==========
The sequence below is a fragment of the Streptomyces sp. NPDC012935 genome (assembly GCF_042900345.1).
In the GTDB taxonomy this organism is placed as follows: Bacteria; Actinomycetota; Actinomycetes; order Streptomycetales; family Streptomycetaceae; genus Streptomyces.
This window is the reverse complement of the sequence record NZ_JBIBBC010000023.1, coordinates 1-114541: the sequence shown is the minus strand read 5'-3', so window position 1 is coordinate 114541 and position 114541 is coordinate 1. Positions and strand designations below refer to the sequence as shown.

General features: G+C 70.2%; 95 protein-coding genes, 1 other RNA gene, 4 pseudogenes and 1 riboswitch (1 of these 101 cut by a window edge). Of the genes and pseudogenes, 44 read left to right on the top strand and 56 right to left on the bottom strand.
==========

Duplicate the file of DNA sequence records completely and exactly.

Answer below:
The sequence below is a fragment of the Streptomyces sp. NPDC012935 genome (assembly GCF_042900345.1).
In the GTDB taxonomy this organism is placed as follows: Bacteria; Actinomycetota; Actinomycetes; order Streptomycetales; family Streptomycetaceae; genus Streptomyces.
This window is the reverse complement of the sequence record NZ_JBIBBC010000023.1, coordinates 1-114541: the sequence shown is the minus strand read 5'-3', so window position 1 is coordinate 114541 and position 114541 is coordinate 1. Positions and strand designations below refer to the sequence as shown.

General features: G+C 70.2%; 95 protein-coding genes, 1 other RNA gene, 4 pseudogenes and 1 riboswitch (1 of these 101 cut by a window edge). Of the genes and pseudogenes, 44 read left to right on the top strand and 56 right to left on the bottom strand.